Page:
Almost at the front of the curry queue I filled my plate. Twice. I had to keep my strength up and the curry in Haputale was a definite improvement over the Chicken in a Teapot effort in Negombo.

Tea, not in a mug.

I had an eventful night’s ‘sleep’, which was more of a constant trek to and from the en suite toilet. There was an interesting aroma developing in the room and I couldn’t open the window because there was an army of carnivorous insects waiting outside.

In the morning, feeling less-hydrated but strangely lighter, I made my way with everyone else to the start of the day’s stage that included a 16km downhill, all of it off road. The racers who rode this stage in 2015 had seemingly been dreading this rocky, switchbacked downhill. First though there was a 10 kilometre-long concrete road that climbed 500 metres to Lipton’s Seat – a popular tourist spot where Sir Thomas Lipton, the tea baron, used to stand and survey his empire. Once there, we basically turned around without so much as a ‘bye’ or a ‘leave’ and rode back down again until we reached the start of the dreaded rocky downhill. Stage racing can be a rubbish way to see the sights of a far-off land.


At first the dreaded rocky downhill wasn’t too bad. Billions of small, jagged and broken rock slabs made up the surface of the trail, which was quite wide (wide enough for a horse and cart, once upon a time), and switched back dozens of times as it wound down the hillside. Eventually I started to understand why people who have ridden this before weren’t big fans of it as my forearms went ‘all Popeye’ and I started to lose the feeling in my hands. I had to stop a couple of times to regain my sense of touch as I was genuinely worried that I was going to let go of the bars.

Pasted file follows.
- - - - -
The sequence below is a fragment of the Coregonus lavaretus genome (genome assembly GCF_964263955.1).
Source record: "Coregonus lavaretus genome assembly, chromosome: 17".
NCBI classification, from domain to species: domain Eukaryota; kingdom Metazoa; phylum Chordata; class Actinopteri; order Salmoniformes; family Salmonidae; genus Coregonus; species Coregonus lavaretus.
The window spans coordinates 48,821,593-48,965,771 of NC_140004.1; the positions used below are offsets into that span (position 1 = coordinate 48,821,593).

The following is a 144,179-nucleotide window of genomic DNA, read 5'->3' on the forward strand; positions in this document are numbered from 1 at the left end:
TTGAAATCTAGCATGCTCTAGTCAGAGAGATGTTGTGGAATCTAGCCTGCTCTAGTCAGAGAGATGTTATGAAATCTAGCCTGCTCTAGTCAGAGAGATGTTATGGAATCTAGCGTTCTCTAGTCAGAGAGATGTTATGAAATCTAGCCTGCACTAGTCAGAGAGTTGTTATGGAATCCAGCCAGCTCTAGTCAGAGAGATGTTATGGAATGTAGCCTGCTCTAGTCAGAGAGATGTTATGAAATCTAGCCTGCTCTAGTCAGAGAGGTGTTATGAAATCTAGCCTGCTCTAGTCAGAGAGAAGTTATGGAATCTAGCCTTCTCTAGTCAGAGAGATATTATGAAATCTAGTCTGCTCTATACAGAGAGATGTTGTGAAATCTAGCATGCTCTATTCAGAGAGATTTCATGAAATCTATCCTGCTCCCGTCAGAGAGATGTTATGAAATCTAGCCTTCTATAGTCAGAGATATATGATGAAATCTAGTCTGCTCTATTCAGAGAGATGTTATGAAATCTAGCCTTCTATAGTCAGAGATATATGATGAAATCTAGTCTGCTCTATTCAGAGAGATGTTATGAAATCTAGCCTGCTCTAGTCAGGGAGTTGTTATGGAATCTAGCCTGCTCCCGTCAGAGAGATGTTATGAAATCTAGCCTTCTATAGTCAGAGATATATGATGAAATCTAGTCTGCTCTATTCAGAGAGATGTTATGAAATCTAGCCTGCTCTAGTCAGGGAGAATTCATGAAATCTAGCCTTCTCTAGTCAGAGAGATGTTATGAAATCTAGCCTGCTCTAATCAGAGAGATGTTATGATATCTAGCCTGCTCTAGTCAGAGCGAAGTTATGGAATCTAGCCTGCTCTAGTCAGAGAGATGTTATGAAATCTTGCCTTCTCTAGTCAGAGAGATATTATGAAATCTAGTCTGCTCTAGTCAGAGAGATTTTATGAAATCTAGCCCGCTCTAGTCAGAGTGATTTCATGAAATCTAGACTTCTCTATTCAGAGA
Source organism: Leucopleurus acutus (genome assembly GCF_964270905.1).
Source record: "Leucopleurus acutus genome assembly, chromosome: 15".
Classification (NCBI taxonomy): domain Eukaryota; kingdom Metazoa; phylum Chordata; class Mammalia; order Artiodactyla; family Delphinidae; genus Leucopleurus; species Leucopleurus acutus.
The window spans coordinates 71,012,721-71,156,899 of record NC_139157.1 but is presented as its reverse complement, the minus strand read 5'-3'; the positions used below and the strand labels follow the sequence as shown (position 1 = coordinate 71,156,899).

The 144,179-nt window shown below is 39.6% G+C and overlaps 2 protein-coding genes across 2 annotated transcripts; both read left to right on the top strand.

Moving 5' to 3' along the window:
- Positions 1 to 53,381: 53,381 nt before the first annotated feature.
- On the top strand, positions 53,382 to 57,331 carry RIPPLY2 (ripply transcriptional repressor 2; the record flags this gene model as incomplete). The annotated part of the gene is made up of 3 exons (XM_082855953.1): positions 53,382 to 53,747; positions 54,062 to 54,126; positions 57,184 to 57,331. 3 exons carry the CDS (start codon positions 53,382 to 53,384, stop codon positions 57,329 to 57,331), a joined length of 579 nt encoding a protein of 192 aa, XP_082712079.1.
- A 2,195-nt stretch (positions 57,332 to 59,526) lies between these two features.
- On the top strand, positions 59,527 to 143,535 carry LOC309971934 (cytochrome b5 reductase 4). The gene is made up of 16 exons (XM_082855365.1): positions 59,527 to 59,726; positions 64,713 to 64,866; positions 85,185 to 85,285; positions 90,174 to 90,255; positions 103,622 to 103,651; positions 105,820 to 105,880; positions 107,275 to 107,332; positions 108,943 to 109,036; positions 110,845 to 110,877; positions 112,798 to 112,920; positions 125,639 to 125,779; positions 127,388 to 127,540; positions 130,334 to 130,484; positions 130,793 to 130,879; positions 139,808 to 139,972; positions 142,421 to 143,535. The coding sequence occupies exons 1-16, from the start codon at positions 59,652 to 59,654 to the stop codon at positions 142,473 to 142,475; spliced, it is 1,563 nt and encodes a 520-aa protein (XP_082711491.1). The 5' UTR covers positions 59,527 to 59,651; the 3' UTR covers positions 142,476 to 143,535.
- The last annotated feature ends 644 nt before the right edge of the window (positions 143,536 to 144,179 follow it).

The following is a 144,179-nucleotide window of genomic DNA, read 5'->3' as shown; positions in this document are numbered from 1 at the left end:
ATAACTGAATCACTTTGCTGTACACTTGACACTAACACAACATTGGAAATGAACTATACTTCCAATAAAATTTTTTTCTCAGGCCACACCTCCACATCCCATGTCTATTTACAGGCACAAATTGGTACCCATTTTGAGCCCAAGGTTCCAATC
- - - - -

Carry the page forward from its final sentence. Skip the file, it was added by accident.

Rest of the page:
Look at the trail, not the view.

Skills failure.

As the trail levelled off, things became smoother and the route got stuck into the tea plantations. Tea-picking workers went about their business as a few dozen mountain bikers hurtled past – some of the workers stopped and stared, some of them were completely disinterested. Somewhat inevitably there were one or two accidents involving tuk-tuks and mountain bikes, with the mountain bikers coming off worse than the tuk-tuks.

Eventually, concrete roads gave way to very narrow singletrack – this had really long vegetation at either side that made it even harder to tell exactly where the track actually was. And it was downhill… and there were the obligatory switchbacks. There was also a less-than-appetising steep drop of about 30 feet to one side.